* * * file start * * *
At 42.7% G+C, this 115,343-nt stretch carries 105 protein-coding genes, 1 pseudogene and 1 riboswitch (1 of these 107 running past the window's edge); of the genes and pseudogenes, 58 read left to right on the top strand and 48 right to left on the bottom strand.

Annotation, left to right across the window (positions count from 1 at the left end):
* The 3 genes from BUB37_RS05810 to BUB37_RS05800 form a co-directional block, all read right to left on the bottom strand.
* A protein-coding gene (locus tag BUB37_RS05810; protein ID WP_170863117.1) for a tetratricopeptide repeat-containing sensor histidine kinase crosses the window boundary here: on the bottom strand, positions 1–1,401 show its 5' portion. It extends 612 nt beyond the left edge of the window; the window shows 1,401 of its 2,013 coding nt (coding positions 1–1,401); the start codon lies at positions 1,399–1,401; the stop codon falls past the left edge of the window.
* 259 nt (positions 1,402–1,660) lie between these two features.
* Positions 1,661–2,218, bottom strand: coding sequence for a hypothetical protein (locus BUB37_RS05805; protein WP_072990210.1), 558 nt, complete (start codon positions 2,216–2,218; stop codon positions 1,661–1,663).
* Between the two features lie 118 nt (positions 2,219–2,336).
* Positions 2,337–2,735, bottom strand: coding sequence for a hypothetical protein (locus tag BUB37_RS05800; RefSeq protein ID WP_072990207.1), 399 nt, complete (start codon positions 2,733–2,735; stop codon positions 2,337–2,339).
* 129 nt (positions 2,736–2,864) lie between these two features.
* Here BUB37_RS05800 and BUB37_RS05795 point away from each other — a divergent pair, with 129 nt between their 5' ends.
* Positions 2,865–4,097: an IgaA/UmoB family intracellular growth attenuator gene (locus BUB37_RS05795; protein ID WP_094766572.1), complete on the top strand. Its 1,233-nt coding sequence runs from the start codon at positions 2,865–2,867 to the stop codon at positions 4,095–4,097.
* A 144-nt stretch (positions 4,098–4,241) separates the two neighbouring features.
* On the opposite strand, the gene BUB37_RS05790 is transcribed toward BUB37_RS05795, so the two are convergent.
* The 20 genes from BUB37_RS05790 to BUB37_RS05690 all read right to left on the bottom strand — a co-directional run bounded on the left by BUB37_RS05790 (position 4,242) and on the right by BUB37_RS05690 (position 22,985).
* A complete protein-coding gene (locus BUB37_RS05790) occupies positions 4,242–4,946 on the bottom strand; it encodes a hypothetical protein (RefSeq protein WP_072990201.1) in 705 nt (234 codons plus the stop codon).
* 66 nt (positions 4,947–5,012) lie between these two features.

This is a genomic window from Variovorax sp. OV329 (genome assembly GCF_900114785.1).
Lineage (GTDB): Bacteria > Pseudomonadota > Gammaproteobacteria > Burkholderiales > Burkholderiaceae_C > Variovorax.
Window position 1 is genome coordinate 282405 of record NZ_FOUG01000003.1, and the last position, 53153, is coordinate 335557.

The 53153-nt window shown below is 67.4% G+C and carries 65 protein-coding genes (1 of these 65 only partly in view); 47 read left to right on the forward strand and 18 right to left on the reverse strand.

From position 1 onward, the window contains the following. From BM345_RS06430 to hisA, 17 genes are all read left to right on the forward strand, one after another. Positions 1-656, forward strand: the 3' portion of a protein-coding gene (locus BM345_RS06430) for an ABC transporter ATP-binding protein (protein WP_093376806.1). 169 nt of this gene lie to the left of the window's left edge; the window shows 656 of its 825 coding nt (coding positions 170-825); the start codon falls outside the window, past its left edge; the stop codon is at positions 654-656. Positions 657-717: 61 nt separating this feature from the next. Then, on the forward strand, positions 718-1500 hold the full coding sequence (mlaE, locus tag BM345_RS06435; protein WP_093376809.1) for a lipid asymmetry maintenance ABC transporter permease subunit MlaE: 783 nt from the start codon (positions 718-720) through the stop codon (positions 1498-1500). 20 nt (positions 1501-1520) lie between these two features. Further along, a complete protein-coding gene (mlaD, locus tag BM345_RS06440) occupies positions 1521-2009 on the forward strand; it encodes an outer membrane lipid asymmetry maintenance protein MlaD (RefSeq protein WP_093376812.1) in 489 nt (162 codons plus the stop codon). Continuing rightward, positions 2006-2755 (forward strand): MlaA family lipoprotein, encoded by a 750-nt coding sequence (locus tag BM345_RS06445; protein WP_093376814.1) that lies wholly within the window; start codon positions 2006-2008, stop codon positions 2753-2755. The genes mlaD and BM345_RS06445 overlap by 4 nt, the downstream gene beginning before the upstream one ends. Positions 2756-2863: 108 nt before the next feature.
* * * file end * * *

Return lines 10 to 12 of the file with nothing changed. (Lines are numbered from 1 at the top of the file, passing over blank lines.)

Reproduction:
* Here BUB37_RS05800 and BUB37_RS05795 point away from each other — a divergent pair, with 129 nt between their 5' ends.
* Positions 2,865–4,097: an IgaA/UmoB family intracellular growth attenuator gene (locus BUB37_RS05795; protein ID WP_094766572.1), complete on the top strand. Its 1,233-nt coding sequence runs from the start codon at positions 2,865–2,867 to the stop codon at positions 4,095–4,097.
* A 144-nt stretch (positions 4,098–4,241) separates the two neighbouring features.